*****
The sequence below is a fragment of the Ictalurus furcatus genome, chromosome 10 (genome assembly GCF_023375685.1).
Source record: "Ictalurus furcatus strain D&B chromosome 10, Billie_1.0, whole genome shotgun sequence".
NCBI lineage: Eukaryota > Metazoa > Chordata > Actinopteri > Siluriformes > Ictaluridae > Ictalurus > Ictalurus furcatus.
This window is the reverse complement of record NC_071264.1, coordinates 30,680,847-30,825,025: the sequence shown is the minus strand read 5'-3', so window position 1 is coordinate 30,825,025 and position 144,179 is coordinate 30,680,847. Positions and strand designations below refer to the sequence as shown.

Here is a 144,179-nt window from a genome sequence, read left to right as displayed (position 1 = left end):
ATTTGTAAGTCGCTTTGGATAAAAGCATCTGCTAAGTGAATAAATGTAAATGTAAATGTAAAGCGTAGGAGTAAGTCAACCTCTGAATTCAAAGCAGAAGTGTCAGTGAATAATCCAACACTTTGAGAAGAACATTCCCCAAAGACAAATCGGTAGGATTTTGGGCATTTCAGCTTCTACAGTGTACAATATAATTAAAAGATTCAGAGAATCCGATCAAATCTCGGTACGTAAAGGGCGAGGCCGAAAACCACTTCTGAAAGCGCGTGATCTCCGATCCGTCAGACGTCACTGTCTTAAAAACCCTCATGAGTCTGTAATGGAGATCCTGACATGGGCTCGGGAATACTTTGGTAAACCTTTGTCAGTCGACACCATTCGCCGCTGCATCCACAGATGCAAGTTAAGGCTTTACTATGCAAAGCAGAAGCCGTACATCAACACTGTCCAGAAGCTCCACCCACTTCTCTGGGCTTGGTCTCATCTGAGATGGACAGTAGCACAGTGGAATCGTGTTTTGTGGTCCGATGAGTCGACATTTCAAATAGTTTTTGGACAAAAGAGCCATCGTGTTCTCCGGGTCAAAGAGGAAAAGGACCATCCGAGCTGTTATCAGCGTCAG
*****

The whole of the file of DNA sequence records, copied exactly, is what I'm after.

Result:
The sequence below is a fragment of the Ictalurus furcatus genome, chromosome 10 (genome assembly GCF_023375685.1).
Source record: "Ictalurus furcatus strain D&B chromosome 10, Billie_1.0, whole genome shotgun sequence".
NCBI lineage: Eukaryota > Metazoa > Chordata > Actinopteri > Siluriformes > Ictaluridae > Ictalurus > Ictalurus furcatus.
This window is the reverse complement of record NC_071264.1, coordinates 30,680,847-30,825,025: the sequence shown is the minus strand read 5'-3', so window position 1 is coordinate 30,825,025 and position 144,179 is coordinate 30,680,847. Positions and strand designations below refer to the sequence as shown.

Here is a 144,179-nt window from a genome sequence, read left to right as displayed (position 1 = left end):
ATTTGTAAGTCGCTTTGGATAAAAGCATCTGCTAAGTGAATAAATGTAAATGTAAATGTAAAGCGTAGGAGTAAGTCAACCTCTGAATTCAAAGCAGAAGTGTCAGTGAATAATCCAACACTTTGAGAAGAACATTCCCCAAAGACAAATCGGTAGGATTTTGGGCATTTCAGCTTCTACAGTGTACAATATAATTAAAAGATTCAGAGAATCCGATCAAATCTCGGTACGTAAAGGGCGAGGCCGAAAACCACTTCTGAAAGCGCGTGATCTCCGATCCGTCAGACGTCACTGTCTTAAAAACCCTCATGAGTCTGTAATGGAGATCCTGACATGGGCTCGGGAATACTTTGGTAAACCTTTGTCAGTCGACACCATTCGCCGCTGCATCCACAGATGCAAGTTAAGGCTTTACTATGCAAAGCAGAAGCCGTACATCAACACTGTCCAGAAGCTCCACCCACTTCTCTGGGCTTGGTCTCATCTGAGATGGACAGTAGCACAGTGGAATCGTGTTTTGTGGTCCGATGAGTCGACATTTCAAATAGTTTTTGGACAAAAGAGCCATCGTGTTCTCCGGGTCAAAGAGGAAAAGGACCATCCGAGCTGTTATCAGCGTCAG